As Rex (Mekhi Phifer) and Esther (Alexa Havins) discover the truth in the Los Angeles overflow camp Gwen (Eve Myles) and Rhys (Kai Owen) attempt go save her father from the same fate of Vera (Arlene Tur) and countless others who have deemed undesirables and burned alive in giant ovens.
The concentration camp metaphor is done without an ounce of subtlety (Gwen even uses the exact phrase to a doctor) and, although monstrous, it never has the insidious feel it should. This maybe because the reality of the situation isn’t really dealt with as the characters are forced to immeadiately move on to save their own lives and those of their loved ones.
While the rest of the team is merely trying to survive, Jack (John Barrowman) sits down with one of PhiCorp’s executives (Ernie Hudson) to try and figure out what’s really going on. Although his team is able to expose the situation to the world, Jack’s mission is far less successful as he realizes the conspiracy is far above the pay grade of even a PhiCorp muckety-muck. Much like the doctor (Marc Vann) Rex and Esther fight, he’s nothing more than a middle man.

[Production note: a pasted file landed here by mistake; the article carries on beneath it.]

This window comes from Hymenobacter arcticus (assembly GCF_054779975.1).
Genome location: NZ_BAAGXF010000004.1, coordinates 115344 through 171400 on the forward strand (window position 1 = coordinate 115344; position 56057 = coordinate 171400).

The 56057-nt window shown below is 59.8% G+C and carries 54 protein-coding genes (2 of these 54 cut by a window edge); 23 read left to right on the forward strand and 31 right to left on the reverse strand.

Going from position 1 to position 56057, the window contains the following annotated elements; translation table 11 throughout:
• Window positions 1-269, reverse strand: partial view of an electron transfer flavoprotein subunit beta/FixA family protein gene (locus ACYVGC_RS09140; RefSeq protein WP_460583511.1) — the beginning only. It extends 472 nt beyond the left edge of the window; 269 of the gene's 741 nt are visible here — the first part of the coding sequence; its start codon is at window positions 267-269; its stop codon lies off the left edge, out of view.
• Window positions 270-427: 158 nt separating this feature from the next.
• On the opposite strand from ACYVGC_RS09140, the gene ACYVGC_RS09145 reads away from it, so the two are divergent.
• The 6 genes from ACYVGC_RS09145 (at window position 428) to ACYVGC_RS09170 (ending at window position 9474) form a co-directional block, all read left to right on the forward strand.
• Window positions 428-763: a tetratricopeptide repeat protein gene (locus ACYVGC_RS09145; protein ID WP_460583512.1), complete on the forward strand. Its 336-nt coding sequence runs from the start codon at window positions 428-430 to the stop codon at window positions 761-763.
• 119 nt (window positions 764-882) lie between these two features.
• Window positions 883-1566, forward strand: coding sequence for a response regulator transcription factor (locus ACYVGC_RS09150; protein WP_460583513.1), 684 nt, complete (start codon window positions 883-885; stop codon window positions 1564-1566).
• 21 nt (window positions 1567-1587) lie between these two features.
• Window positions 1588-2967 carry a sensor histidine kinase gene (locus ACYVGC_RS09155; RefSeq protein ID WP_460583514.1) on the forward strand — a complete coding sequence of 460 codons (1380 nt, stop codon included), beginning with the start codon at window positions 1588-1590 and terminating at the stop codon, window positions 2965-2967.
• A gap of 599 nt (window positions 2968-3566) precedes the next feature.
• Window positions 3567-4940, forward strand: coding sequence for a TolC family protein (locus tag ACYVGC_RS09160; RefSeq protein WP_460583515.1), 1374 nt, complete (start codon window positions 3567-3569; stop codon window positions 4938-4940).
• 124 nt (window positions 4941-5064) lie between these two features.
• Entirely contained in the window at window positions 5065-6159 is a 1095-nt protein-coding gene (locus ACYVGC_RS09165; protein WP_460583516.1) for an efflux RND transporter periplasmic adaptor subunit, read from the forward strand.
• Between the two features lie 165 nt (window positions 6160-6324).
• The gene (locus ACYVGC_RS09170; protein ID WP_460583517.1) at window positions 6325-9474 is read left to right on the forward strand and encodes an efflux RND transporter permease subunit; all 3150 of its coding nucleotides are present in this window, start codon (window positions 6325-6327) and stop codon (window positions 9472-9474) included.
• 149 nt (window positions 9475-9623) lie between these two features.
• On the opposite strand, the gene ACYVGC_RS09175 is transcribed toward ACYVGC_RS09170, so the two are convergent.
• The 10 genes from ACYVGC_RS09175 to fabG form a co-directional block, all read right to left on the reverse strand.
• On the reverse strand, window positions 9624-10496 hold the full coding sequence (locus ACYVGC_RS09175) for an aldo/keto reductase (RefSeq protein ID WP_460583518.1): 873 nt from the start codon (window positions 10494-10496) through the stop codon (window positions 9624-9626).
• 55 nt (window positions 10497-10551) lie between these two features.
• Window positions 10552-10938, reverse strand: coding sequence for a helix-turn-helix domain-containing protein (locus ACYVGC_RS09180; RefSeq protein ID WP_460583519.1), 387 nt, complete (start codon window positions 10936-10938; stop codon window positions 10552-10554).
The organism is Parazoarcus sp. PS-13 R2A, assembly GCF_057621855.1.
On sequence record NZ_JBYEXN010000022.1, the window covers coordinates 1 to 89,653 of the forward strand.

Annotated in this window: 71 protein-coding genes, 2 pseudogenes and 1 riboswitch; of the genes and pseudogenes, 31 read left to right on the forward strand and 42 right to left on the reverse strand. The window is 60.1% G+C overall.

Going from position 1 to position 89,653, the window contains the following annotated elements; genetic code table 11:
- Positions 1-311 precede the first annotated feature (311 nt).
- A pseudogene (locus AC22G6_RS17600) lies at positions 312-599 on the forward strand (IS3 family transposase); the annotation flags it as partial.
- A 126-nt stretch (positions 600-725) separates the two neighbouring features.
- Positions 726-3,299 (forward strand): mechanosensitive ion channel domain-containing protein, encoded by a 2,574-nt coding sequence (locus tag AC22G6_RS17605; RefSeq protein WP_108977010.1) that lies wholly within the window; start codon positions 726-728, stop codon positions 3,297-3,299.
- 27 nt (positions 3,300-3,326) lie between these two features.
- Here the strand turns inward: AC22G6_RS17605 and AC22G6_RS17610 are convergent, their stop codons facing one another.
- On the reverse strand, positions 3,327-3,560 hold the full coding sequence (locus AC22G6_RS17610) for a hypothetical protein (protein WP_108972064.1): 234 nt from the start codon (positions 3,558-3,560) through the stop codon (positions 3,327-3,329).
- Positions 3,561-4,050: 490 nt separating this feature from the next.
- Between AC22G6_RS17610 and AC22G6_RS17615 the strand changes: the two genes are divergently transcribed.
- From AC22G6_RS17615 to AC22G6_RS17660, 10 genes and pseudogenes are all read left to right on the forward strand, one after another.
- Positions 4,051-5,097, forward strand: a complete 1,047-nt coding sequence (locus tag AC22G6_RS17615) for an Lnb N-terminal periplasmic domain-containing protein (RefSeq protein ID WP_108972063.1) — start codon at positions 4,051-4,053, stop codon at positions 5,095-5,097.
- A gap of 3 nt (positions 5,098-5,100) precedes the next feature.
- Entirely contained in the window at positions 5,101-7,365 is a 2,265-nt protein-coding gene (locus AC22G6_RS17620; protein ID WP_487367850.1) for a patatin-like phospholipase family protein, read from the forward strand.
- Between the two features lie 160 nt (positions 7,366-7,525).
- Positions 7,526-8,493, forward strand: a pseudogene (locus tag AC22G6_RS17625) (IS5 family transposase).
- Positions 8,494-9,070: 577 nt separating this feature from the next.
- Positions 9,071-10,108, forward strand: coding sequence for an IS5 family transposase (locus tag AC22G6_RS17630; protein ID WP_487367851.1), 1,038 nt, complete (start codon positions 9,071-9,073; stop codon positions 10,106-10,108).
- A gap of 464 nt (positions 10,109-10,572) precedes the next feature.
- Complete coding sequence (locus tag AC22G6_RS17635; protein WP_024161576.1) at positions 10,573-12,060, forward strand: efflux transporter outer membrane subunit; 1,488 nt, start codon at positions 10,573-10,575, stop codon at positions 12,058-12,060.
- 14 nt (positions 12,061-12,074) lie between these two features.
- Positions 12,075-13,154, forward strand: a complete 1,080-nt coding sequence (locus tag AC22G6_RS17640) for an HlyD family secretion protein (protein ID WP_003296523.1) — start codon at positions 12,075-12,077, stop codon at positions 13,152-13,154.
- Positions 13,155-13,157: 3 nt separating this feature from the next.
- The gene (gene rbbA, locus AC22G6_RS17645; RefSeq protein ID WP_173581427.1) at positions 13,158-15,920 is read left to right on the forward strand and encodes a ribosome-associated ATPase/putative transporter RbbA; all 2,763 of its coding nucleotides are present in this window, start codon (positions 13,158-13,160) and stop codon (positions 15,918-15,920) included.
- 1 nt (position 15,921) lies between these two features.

Although the episode struggles at times it is able to keep a constant level of tension that’s almost palpable. Now more than halfway through the season I’ve already given up getting anything as good as Children of Earth, but this series, although flawed, has had its moments. I’m also a tad concerned on the episode’s final reveal of what has happened to Gwen’s family and where the storyline seems to be headed with the next episode.